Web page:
That’s that then. Two and a half years on from Alejandro Agag reading a story about an airport being built on one of the world’s most remote islands, the opening Extreme E round is done and very much dusted.
For those not familiar with the story of how what could well turn out to be the world’s most relevant, prescient motorsport championships was created, it was all about St Helena: the ship that had once carried supplies to 50 square miles of British overseas territory in the South Atlantic was redundant. An airport had been built on St Helena and the ship by the same name was no longer needed.
That, Agag thought, could work. A ship which is part-container ship, part-passenger carrying cruiser was just what he’d been looking for to take a bunch of electric SUVs to some of the world’s most environmentally ravaged parts of the world.
He bought it for tens of millions (he doesn’t do numbers on the record) and set about rearranging the future of global motorsport.
Saudi Arabia this weekend has been the culmination of that.
And it’s been something very special. Earlier in the week, DirtFish helped clean a beach to save some turtles and keep plastics out of the Red Sea. At the same time, we heard how the Arabian desert is getting bigger and how climate change and the constant burning of fossil fuels is accelerating that process.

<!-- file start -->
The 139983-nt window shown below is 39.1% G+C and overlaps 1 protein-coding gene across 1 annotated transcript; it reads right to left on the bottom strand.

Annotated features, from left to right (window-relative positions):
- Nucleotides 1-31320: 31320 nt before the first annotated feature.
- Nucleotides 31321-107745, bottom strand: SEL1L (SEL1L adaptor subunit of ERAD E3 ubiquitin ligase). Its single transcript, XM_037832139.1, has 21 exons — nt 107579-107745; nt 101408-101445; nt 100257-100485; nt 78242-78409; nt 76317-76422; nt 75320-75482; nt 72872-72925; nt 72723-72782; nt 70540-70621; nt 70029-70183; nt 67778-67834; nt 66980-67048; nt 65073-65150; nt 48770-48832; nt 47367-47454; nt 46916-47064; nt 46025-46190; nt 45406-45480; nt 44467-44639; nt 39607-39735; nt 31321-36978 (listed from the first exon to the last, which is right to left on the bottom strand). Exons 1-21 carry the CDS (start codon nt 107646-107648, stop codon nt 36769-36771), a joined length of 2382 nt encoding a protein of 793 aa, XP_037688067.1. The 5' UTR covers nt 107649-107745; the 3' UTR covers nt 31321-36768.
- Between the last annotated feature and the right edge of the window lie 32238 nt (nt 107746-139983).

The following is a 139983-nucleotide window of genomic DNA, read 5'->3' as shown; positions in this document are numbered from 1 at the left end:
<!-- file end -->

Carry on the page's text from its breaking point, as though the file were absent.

Then we went to the Arabian desert, plugged nine Odyssey 21 SUVs into a hydrogen fuel cell which makes electric out of hydrogen and oxygen and went racing.
And boy – or girl, obviously, XE being the most gender equal of championships – did we go racing.
The sport has been outstanding. The spectacle even better. Granted, the racing hasn’t exactly been door-to-door, but there’s been some of the season’s finest action. And we’re only in April.
I have absolutely loved it. It was the first time in Saudi for me and I came with a number of questions about what on earth we were doing in the Kingdom (those questions are answered brilliantly and DirtFish will share them with you in the coming days).
What I found was a stunning part of the world where the people are warm and the nights are cold. Aspects of the trip have been challenging, but that’s kind of the point of Extreme E. The name of the thing offers a fairly decent hint that this is something very different from the city-dwelling, Hilton hotel-staying Formula E race series.
Pretty much everything about Extreme E is a bit bonkers. A fortnight ago, the desert to the north of AlUla was just that. And next week that’s what it’ll be again. But for the time in between, it’s been a temporary theatre of realized dreams.
Having been a World Rally Championship regular for a couple of decades, it’s been unbelievably refreshing to see a different future. A different way of working. And passing a bunch of folk using a camel for the daily commute each day has been an enlightening experience.
Much as I’ve loved the locals and their landscape, it was the sport I came here for. It didn’t disappoint.
And, it has to be said, the chance of a clearer picture on how we’re currently tearing our own world a new one. That did disappoint. But it also brought context and genuine vision.
Goodbye to the dunes, the desert, the turtles and the Extreme E leaders Molly Taylor and Johan Kristoffersson.
All aboard the good ship St Helena and here’s hoping that traffic jam’s cleared at the Suez Canal.